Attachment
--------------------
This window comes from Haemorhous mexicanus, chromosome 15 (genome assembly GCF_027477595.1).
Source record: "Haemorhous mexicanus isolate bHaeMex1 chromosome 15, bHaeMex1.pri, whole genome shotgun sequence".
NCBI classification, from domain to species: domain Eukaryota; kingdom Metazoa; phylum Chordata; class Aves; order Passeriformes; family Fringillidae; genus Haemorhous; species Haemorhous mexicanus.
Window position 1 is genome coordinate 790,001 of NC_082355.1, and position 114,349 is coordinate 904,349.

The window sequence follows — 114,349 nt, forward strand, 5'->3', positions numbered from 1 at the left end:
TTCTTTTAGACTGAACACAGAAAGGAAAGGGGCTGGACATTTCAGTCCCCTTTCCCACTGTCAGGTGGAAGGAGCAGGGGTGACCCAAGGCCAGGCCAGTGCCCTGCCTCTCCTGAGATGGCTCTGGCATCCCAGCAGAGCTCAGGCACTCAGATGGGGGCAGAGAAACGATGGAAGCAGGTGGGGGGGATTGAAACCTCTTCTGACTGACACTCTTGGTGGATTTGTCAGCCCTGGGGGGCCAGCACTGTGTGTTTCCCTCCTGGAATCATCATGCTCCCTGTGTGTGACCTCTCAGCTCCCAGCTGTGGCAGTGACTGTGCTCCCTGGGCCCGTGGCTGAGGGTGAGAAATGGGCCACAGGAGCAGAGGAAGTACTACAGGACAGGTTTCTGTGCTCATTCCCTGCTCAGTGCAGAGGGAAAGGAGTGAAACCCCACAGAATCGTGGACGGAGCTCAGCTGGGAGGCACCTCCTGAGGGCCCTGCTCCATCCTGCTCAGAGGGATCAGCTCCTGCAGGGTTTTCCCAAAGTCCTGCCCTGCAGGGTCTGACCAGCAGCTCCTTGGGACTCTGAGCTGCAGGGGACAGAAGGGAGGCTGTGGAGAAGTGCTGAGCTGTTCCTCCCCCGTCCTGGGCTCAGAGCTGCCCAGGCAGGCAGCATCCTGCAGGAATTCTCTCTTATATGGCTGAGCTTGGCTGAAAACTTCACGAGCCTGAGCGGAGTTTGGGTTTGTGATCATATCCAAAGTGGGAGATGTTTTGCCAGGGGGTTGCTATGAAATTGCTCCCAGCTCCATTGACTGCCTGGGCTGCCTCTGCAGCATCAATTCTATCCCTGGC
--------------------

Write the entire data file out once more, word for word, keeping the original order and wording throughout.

This window comes from Haemorhous mexicanus, chromosome 15 (genome assembly GCF_027477595.1).
Source record: "Haemorhous mexicanus isolate bHaeMex1 chromosome 15, bHaeMex1.pri, whole genome shotgun sequence".
NCBI classification, from domain to species: domain Eukaryota; kingdom Metazoa; phylum Chordata; class Aves; order Passeriformes; family Fringillidae; genus Haemorhous; species Haemorhous mexicanus.
Window position 1 is genome coordinate 790,001 of NC_082355.1, and position 114,349 is coordinate 904,349.

The window sequence follows — 114,349 nt, forward strand, 5'->3', positions numbered from 1 at the left end:
TTCTTTTAGACTGAACACAGAAAGGAAAGGGGCTGGACATTTCAGTCCCCTTTCCCACTGTCAGGTGGAAGGAGCAGGGGTGACCCAAGGCCAGGCCAGTGCCCTGCCTCTCCTGAGATGGCTCTGGCATCCCAGCAGAGCTCAGGCACTCAGATGGGGGCAGAGAAACGATGGAAGCAGGTGGGGGGGATTGAAACCTCTTCTGACTGACACTCTTGGTGGATTTGTCAGCCCTGGGGGGCCAGCACTGTGTGTTTCCCTCCTGGAATCATCATGCTCCCTGTGTGTGACCTCTCAGCTCCCAGCTGTGGCAGTGACTGTGCTCCCTGGGCCCGTGGCTGAGGGTGAGAAATGGGCCACAGGAGCAGAGGAAGTACTACAGGACAGGTTTCTGTGCTCATTCCCTGCTCAGTGCAGAGGGAAAGGAGTGAAACCCCACAGAATCGTGGACGGAGCTCAGCTGGGAGGCACCTCCTGAGGGCCCTGCTCCATCCTGCTCAGAGGGATCAGCTCCTGCAGGGTTTTCCCAAAGTCCTGCCCTGCAGGGTCTGACCAGCAGCTCCTTGGGACTCTGAGCTGCAGGGGACAGAAGGGAGGCTGTGGAGAAGTGCTGAGCTGTTCCTCCCCCGTCCTGGGCTCAGAGCTGCCCAGGCAGGCAGCATCCTGCAGGAATTCTCTCTTATATGGCTGAGCTTGGCTGAAAACTTCACGAGCCTGAGCGGAGTTTGGGTTTGTGATCATATCCAAAGTGGGAGATGTTTTGCCAGGGGGTTGCTATGAAATTGCTCCCAGCTCCATTGACTGCCTGGGCTGCCTCTGCAGCATCAATTCTATCCCTGGC